How does Alex Neil’s Norwich City side compare with past Canaries teams in the Premier League after 10 games?
- Credit: Paul Chesterton/Focus Images Ltd
Ten games down, 28 to go, but are Norwich City on track to retain their Premier League status?
We've been back through City's seven previous Premier League campaigns to see how Alex Neil's team compare to Canaries teams who have gone before them.
Four of those seasons ended with the club in a positive position and three ended in relegation back to the second tier.
It will come as no surprise that the 1992/93 squad is the vintage held in the highest esteem – when Mike Walker's team took the inaugural Premier League (then known as the Premiership) by storm.
After 10 games of that season the Canaries were flying high at the top of the table with seven wins and two draws, scoring 19 goals and conceding 13.
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Of course that glorious season ended with City in third place, earning qualification for the Uefa Cup, despite the unusually low goal difference of minus-four.
Neil's team have won twice and drawn three in an early-season spell which many supporters will feel hasn't yielded the points that performances have deserved.
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With 14 goals scored and 21 conceded, the goal difference currently sits at minus-seven – with that defensive record not comparing favourably.
None of City's previous Premier League teams have conceded that many goals in their opening 10 games before, however, the goals scored total is more encouraging.
Only the 1992/93 and 1993/94 teams scored more (19) than Neil's team have in their opening 10 encounters, although Paul Lambert's first top-flight season (2011/12) also saw 14 scored.
In terms of games lost, only Chris Hughton's 2013/14 team lost more games (six) than the current City players have suffered (five) but skipper Russell Martin and his team-mates will point to extenuating circumstances.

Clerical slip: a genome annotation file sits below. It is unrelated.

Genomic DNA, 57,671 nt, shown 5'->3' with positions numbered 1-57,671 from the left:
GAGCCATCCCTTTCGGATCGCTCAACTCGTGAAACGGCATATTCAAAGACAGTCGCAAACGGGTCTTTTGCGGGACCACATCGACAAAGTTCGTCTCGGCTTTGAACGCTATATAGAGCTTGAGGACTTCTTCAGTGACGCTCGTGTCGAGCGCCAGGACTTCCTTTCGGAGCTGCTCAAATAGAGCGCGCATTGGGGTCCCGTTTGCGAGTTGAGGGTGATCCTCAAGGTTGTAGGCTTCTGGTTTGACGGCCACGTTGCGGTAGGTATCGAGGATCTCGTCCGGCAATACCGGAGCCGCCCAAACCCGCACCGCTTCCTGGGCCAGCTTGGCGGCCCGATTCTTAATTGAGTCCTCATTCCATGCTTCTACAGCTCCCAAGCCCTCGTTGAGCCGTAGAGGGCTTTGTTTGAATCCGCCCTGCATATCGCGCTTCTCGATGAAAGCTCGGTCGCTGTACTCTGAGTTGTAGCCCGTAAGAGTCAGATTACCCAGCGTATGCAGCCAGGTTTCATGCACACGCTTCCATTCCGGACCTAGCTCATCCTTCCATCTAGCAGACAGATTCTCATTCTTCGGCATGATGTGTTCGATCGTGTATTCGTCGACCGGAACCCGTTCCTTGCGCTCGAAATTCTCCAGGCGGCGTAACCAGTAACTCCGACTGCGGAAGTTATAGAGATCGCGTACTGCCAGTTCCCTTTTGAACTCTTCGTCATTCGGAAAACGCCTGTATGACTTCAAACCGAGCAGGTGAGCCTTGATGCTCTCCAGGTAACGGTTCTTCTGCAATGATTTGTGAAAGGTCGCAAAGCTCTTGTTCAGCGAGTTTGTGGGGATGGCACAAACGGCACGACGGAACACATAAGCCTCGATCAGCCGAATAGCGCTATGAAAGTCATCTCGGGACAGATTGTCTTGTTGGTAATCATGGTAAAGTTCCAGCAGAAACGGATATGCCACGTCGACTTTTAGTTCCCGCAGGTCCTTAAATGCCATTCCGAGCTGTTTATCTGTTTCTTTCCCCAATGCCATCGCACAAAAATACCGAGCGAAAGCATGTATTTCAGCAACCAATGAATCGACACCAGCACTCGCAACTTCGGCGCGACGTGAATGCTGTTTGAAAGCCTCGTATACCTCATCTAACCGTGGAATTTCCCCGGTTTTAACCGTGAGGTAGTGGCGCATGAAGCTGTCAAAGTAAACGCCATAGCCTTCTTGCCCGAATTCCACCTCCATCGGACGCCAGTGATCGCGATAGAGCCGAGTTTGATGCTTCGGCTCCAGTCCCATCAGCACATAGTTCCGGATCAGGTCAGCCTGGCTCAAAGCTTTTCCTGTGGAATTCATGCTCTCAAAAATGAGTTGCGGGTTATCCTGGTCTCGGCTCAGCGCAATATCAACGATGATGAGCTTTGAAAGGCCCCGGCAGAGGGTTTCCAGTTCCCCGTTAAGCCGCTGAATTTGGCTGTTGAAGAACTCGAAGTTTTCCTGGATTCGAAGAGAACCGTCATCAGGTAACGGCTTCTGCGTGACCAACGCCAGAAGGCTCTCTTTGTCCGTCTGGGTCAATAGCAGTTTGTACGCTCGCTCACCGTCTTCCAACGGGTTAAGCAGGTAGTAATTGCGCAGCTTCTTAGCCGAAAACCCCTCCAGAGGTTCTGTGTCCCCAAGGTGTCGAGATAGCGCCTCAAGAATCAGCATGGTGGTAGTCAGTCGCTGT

Defeat to Crystal Palace on the opening day coming after a controversial disallowed goal for Cameron Jerome and drawing at West Ham coming after a late concession would be among those arguments.
Yet those games have gone now, excuses count for nothing at English football's top table.
Only twice have the Canaries been lower in the table at this stage of the campaign – and both times have culminated in relegation.
It is obvious which statistic Neil and his players need to improve upon to avoid that happening again. Stopping the steady flow of goals being leaked by the defence is vital if the current crop are to secure survival.
The former Hamilton chief will also need to ensure the goals keep flying in at the right end though – leading to a better balance and more control of their own destiny.
Things are at least looking brighter than the start to the 2004/05 season though, when Nigel Worthington's team failed to win any of their opening 10 fixtures.
That left City in 18th place and inside the relegation zone, which Neil's side have avoided since the opening weekend.
That season may have looked bleak early on but the survival battle went all the way to the final day – a terrifying prospect which no City fan will want to live through again.